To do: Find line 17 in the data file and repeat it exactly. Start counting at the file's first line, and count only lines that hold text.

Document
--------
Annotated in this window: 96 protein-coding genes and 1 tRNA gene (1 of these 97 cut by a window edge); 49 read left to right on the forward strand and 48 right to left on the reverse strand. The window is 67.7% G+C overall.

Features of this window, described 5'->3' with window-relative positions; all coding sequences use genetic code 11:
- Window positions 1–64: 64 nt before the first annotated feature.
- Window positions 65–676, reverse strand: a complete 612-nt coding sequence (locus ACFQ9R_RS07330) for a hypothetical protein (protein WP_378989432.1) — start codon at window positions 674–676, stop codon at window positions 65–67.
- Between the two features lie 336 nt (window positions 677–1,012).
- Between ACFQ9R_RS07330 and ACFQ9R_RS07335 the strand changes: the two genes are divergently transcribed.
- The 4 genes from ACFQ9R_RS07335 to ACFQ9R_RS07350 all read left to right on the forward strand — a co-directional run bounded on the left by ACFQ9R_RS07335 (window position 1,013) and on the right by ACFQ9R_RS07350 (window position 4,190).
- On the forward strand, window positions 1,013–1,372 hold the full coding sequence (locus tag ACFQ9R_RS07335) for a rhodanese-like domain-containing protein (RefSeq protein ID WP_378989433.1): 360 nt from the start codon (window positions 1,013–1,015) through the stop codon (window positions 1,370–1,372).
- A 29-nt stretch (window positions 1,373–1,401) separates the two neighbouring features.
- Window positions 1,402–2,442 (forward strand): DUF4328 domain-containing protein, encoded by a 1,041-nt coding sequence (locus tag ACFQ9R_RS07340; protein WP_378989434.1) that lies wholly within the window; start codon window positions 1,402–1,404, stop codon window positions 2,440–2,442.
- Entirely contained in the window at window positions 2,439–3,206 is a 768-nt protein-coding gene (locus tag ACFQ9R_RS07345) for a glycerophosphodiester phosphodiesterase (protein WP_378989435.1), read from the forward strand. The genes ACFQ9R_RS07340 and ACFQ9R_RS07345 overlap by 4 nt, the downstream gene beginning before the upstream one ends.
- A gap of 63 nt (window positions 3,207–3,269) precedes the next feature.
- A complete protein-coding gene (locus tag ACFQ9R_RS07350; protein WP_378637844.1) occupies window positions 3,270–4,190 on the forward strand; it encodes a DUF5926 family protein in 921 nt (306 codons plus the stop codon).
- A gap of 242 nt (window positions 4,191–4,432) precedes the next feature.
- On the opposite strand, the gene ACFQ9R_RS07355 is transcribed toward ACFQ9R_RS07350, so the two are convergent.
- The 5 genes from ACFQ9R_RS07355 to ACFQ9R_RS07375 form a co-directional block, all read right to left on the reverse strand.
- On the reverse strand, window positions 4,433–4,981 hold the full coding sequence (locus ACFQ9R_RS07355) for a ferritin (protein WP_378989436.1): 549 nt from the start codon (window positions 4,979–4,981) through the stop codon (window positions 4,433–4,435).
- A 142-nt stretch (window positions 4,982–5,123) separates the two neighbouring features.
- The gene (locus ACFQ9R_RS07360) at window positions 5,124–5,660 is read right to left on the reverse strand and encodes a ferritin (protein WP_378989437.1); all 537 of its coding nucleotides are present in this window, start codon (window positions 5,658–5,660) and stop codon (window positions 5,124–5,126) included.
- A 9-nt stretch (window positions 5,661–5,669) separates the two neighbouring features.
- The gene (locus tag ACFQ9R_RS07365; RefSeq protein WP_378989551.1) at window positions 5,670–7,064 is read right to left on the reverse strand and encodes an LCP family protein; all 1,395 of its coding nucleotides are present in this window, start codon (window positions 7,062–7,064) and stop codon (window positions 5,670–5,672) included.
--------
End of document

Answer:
- On the reverse strand, window positions 4,433–4,981 hold the full coding sequence (locus ACFQ9R_RS07355) for a ferritin (protein WP_378989436.1): 549 nt from the start codon (window positions 4,979–4,981) through the stop codon (window positions 4,433–4,435).